The means testing of National Super argument again

National Superannuation is ‘universal’ – everyone from age 65 is eligible to receive it. While you don’t have to apply for it, presumably most people do once they turn 65.

The argument of whether it should be means tested keeps coming up, and it has recently.

RNZ: NZ Super costs up as NZ retirees on $100k passes 30,000

The number of New Zealand retirees getting their superannuation while earning more than $100,000 has topped 30,000 – costing taxpayers more than half a billion dollars each year.

Their table shows that as of 2017/18 that there were actually 31,048 people getting NZ Super.

Retirement Policy and Research Centre director Susan St John said the numbers were really an underestimate.

“It doesn’t count PIE (portfolio-investment entity) income and it also of course doesn’t count the capital gains many in those brackets will have enjoyed.”

Economist Shamubeel Eaqub said the figures weren’t surprising because a lot of people were continuing to work later in life and many had accumulated large amounts of wealth.

He wanted Super to be means tested – related to wealth and income.

He said based on the current fiscal year, and on the average Super payment being $19,592, not paying it to people on incomes of $100,000 or above would save taxpayers around $608m.

But $608 million is just a gross amount. For people on high incomes their Super will be effectively taxed at the highest rate of 33%, which totals about $200 million, so the net cost is $408 million – still substantial but well short of half a billion dollars.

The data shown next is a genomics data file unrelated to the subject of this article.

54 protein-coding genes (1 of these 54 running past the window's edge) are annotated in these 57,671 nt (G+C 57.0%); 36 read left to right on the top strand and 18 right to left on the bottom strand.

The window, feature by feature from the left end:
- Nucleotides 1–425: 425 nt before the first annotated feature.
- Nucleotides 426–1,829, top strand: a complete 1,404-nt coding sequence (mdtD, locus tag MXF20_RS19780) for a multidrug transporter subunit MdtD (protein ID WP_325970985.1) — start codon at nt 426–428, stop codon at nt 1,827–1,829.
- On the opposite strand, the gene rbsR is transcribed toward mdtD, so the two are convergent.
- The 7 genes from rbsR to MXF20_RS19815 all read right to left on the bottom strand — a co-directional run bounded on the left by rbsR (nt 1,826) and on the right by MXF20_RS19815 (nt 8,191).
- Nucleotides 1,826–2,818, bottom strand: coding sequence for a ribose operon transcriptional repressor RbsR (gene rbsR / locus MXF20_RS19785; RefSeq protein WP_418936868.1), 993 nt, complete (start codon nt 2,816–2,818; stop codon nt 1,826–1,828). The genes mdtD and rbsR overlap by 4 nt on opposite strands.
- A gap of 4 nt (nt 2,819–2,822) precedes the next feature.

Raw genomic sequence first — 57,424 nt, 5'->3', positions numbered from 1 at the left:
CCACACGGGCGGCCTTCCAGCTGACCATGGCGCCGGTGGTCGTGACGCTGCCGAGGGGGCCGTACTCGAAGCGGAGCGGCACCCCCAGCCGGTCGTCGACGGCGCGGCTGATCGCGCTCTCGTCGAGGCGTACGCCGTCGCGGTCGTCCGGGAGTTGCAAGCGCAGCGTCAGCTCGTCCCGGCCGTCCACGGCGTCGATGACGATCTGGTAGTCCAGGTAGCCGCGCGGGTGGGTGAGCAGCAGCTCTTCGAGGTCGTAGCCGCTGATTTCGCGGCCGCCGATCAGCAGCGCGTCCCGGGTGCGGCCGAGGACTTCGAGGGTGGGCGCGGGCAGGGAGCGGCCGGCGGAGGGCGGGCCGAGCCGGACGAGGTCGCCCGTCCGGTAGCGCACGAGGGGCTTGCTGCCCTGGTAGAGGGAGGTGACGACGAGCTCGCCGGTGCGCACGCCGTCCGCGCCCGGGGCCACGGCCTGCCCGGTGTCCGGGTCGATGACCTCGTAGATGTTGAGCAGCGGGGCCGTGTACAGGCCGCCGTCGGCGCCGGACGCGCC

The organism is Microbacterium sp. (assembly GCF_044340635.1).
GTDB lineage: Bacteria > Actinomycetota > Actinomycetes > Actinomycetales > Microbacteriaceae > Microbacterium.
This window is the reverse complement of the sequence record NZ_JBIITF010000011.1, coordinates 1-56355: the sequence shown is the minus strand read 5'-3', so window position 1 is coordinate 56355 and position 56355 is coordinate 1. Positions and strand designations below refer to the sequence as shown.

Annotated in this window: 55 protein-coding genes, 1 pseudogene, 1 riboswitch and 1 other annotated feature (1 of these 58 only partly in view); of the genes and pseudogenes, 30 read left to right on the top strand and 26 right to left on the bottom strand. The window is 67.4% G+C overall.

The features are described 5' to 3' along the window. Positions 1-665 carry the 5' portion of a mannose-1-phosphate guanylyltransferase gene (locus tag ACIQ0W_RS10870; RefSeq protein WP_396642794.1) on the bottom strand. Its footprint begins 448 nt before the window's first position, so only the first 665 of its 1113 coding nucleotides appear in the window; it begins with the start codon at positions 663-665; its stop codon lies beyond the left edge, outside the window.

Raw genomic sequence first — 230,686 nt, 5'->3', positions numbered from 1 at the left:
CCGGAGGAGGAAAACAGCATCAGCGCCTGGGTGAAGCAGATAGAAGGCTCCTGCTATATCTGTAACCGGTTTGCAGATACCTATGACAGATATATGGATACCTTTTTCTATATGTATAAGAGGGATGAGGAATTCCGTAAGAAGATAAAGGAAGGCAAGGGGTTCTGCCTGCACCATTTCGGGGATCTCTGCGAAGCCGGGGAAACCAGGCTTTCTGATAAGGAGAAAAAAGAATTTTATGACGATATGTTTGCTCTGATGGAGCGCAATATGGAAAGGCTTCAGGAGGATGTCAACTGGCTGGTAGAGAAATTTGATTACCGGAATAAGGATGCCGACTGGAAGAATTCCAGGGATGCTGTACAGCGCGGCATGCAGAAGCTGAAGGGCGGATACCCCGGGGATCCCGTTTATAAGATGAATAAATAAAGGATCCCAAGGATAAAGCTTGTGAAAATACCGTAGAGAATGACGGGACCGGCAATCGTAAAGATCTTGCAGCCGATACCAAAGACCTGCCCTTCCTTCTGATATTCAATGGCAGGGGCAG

An average Super payment of $19,592 surprises me. Here are the current rates:

  • Single: living alone $21,380
  • Single: Sharing $19,735
  • Married, civil union or de facto: one partner qualifies $16,446
  • Married, civil union or de facto: $16,446 each
  • Married, civil union or de facto couple: one partner qualifies and the other is included $15,631.50 each

A lot of people 65+ must be single. That will be more likely the older they get.

If the NZ Super is spent then much of it it will be taxed at a further 15% (GST).

People earning over $100k will be paying more tax than they receive in Super. Tax on an income of $100,000 is $23,920 which is more than nett Super (taxed at 33%):

  • Single: living alone $21,380 less 33% is $14,324.60
  • Single: Sharing $19,735 less 33% is $13,222.45
  • Married, civil union or de facto: $16,446 less 33% is $11,018.82

The point also often made that people earning larger incomes from age 65 are likely to have earned high incomes – and paid a lot of tax – over their lifetimes.

But this is all theoretical. There is no sign that Parliament or parties have any inclination to introduce means testing of National Super – especially in an election year.

Another approach to limiting the rising cost of Super is to increase the age of eligibility.